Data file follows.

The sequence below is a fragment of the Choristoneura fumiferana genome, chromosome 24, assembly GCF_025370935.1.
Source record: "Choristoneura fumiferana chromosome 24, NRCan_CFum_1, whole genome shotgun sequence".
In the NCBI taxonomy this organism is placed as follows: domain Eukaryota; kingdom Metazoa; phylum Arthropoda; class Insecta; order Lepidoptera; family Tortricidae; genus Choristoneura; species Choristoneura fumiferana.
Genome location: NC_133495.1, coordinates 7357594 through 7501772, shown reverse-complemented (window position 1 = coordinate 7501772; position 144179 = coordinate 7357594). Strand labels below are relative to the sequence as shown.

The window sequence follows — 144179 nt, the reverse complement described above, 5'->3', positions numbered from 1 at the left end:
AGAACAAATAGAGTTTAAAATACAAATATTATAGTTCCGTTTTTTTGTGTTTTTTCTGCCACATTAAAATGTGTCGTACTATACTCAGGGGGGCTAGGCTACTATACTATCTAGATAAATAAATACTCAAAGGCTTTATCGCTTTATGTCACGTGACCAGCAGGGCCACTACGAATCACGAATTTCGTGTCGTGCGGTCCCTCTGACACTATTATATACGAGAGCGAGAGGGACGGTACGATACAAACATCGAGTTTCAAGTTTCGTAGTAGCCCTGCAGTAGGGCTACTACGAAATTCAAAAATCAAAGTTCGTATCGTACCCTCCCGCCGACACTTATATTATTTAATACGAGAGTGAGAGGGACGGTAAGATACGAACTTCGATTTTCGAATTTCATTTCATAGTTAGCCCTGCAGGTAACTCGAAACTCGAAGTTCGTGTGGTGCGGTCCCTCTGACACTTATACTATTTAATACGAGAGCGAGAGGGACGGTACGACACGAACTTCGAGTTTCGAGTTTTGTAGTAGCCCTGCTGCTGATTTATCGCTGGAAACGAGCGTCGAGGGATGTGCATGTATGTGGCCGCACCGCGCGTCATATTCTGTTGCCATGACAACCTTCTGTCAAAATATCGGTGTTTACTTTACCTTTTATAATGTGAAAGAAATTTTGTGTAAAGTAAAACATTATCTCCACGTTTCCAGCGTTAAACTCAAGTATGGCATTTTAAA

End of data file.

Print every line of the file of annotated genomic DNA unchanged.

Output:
The sequence below is a fragment of the Choristoneura fumiferana genome, chromosome 24, assembly GCF_025370935.1.
Source record: "Choristoneura fumiferana chromosome 24, NRCan_CFum_1, whole genome shotgun sequence".
In the NCBI taxonomy this organism is placed as follows: domain Eukaryota; kingdom Metazoa; phylum Arthropoda; class Insecta; order Lepidoptera; family Tortricidae; genus Choristoneura; species Choristoneura fumiferana.
Genome location: NC_133495.1, coordinates 7357594 through 7501772, shown reverse-complemented (window position 1 = coordinate 7501772; position 144179 = coordinate 7357594). Strand labels below are relative to the sequence as shown.

The window sequence follows — 144179 nt, the reverse complement described above, 5'->3', positions numbered from 1 at the left end:
AGAACAAATAGAGTTTAAAATACAAATATTATAGTTCCGTTTTTTTGTGTTTTTTCTGCCACATTAAAATGTGTCGTACTATACTCAGGGGGGCTAGGCTACTATACTATCTAGATAAATAAATACTCAAAGGCTTTATCGCTTTATGTCACGTGACCAGCAGGGCCACTACGAATCACGAATTTCGTGTCGTGCGGTCCCTCTGACACTATTATATACGAGAGCGAGAGGGACGGTACGATACAAACATCGAGTTTCAAGTTTCGTAGTAGCCCTGCAGTAGGGCTACTACGAAATTCAAAAATCAAAGTTCGTATCGTACCCTCCCGCCGACACTTATATTATTTAATACGAGAGTGAGAGGGACGGTAAGATACGAACTTCGATTTTCGAATTTCATTTCATAGTTAGCCCTGCAGGTAACTCGAAACTCGAAGTTCGTGTGGTGCGGTCCCTCTGACACTTATACTATTTAATACGAGAGCGAGAGGGACGGTACGACACGAACTTCGAGTTTCGAGTTTTGTAGTAGCCCTGCTGCTGATTTATCGCTGGAAACGAGCGTCGAGGGATGTGCATGTATGTGGCCGCACCGCGCGTCATATTCTGTTGCCATGACAACCTTCTGTCAAAATATCGGTGTTTACTTTACCTTTTATAATGTGAAAGAAATTTTGTGTAAAGTAAAACATTATCTCCACGTTTCCAGCGTTAAACTCAAGTATGGCATTTTAAA